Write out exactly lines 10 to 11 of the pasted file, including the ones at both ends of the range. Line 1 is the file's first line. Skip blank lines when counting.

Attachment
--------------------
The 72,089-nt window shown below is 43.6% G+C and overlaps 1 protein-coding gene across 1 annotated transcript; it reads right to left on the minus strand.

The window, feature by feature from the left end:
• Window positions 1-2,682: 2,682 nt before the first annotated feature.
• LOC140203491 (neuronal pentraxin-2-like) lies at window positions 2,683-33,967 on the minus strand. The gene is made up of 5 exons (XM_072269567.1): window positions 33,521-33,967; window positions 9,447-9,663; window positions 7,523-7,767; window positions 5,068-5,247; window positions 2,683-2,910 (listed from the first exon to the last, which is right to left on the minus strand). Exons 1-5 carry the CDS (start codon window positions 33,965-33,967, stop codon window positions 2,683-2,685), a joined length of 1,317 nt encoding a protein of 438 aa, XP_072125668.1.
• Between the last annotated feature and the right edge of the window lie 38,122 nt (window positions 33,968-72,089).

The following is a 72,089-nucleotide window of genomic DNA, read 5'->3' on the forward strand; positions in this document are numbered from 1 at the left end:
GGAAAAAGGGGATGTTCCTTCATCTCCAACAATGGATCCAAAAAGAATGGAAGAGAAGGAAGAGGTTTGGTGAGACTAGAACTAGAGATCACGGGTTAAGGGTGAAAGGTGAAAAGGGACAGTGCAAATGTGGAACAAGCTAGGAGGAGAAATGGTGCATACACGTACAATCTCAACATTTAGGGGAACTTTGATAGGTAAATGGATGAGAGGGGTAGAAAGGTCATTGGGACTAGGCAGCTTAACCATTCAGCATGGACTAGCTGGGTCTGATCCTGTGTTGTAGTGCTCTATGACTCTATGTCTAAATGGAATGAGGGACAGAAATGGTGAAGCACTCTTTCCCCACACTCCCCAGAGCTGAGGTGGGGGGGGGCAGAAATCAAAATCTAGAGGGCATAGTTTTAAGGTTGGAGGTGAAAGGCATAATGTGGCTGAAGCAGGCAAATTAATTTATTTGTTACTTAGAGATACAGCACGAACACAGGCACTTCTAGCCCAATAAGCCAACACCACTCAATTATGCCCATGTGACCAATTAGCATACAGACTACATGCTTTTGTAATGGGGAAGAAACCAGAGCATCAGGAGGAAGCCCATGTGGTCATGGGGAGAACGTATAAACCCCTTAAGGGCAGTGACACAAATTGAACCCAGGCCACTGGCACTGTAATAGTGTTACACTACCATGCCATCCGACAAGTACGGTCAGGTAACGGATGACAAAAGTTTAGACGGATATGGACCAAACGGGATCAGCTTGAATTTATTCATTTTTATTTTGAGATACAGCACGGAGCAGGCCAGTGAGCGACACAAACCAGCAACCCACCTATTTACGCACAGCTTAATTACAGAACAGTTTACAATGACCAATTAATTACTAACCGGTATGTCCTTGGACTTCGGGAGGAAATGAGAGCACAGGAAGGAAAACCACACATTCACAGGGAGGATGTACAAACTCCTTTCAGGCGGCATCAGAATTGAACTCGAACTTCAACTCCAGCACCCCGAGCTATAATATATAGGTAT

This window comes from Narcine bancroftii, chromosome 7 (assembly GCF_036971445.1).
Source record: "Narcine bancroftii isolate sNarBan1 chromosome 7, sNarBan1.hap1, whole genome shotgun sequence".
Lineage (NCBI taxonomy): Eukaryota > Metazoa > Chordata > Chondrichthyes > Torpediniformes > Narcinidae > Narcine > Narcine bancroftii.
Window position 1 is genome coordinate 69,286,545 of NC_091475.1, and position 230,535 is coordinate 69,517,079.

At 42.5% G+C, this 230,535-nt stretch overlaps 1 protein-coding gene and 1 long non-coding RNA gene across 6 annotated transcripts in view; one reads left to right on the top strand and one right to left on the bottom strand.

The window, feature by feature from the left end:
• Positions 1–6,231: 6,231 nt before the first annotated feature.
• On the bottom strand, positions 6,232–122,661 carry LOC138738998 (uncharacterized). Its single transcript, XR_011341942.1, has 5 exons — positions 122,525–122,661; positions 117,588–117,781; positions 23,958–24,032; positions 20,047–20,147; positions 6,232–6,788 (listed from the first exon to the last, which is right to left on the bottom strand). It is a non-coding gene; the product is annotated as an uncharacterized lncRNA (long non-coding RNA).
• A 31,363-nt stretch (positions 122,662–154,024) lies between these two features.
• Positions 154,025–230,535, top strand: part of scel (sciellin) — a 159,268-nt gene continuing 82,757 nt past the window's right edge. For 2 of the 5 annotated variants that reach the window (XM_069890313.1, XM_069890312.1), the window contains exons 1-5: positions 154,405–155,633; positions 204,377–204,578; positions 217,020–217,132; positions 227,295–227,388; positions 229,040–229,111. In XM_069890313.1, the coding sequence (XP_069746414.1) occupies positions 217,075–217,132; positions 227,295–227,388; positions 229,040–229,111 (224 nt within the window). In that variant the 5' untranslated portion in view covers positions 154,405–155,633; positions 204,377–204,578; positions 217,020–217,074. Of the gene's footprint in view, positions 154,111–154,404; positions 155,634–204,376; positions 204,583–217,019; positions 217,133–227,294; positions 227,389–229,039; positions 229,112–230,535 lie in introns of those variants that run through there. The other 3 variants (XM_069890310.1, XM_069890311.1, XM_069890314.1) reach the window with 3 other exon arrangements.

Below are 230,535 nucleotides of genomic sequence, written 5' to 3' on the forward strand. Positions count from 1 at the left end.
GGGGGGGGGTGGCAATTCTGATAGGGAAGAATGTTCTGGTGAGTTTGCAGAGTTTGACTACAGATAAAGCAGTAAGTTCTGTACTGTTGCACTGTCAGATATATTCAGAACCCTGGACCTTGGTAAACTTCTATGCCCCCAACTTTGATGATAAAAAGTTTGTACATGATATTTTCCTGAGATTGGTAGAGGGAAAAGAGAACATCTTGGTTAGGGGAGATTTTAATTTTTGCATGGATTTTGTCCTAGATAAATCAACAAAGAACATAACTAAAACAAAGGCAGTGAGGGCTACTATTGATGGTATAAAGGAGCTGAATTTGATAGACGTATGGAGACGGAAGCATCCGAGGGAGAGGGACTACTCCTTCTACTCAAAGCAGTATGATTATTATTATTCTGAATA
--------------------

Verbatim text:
Lineage (NCBI taxonomy): Eukaryota > Metazoa > Chordata > Chondrichthyes > Torpediniformes > Narcinidae > Narcine > Narcine bancroftii.
Window position 1 is genome coordinate 69,286,545 of NC_091475.1, and position 230,535 is coordinate 69,517,079.